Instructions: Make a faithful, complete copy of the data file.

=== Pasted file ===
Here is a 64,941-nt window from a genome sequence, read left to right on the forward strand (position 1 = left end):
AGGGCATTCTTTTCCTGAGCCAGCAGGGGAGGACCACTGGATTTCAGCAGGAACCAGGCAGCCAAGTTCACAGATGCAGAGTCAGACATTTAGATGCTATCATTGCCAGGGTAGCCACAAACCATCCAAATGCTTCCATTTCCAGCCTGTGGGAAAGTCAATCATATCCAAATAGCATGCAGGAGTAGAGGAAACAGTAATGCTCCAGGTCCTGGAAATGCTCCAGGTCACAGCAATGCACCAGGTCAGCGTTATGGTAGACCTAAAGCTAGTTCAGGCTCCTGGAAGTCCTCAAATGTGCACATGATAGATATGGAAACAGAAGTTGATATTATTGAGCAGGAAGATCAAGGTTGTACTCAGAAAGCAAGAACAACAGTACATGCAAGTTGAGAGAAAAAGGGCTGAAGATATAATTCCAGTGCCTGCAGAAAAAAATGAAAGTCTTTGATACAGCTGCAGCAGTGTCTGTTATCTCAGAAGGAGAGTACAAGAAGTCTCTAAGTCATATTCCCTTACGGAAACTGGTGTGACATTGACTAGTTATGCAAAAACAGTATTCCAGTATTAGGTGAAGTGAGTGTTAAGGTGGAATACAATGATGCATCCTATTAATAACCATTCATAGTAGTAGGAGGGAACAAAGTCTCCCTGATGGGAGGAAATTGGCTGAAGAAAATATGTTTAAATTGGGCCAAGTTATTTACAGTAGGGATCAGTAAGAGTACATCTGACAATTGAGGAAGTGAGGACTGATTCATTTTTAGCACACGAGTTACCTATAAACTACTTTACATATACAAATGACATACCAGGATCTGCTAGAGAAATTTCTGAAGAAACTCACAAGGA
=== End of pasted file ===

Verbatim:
Here is a 64,941-nt window from a genome sequence, read left to right on the forward strand (position 1 = left end):
AGGGCATTCTTTTCCTGAGCCAGCAGGGGAGGACCACTGGATTTCAGCAGGAACCAGGCAGCCAAGTTCACAGATGCAGAGTCAGACATTTAGATGCTATCATTGCCAGGGTAGCCACAAACCATCCAAATGCTTCCATTTCCAGCCTGTGGGAAAGTCAATCATATCCAAATAGCATGCAGGAGTAGAGGAAACAGTAATGCTCCAGGTCCTGGAAATGCTCCAGGTCACAGCAATGCACCAGGTCAGCGTTATGGTAGACCTAAAGCTAGTTCAGGCTCCTGGAAGTCCTCAAATGTGCACATGATAGATATGGAAACAGAAGTTGATATTATTGAGCAGGAAGATCAAGGTTGTACTCAGAAAGCAAGAACAACAGTACATGCAAGTTGAGAGAAAAAGGGCTGAAGATATAATTCCAGTGCCTGCAGAAAAAAATGAAAGTCTTTGATACAGCTGCAGCAGTGTCTGTTATCTCAGAAGGAGAGTACAAGAAGTCTCTAAGTCATATTCCCTTACGGAAACTGGTGTGACATTGACTAGTTATGCAAAAACAGTATTCCAGTATTAGGTGAAGTGAGTGTTAAGGTGGAATACAATGATGCATCCTATTAATAACCATTCATAGTAGTAGGAGGGAACAAAGTCTCCCTGATGGGAGGAAATTGGCTGAAGAAAATATGTTTAAATTGGGCCAAGTTATTTACAGTAGGGATCAGTAAGAGTACATCTGACAATTGAGGAAGTGAGGACTGATTCATTTTTAGCACACGAGTTACCTATAAACTACTTTACATATACAAATGACATACCAGGATCTGCTAGAGAAATTTCTGAAGAAACTCACAAGGA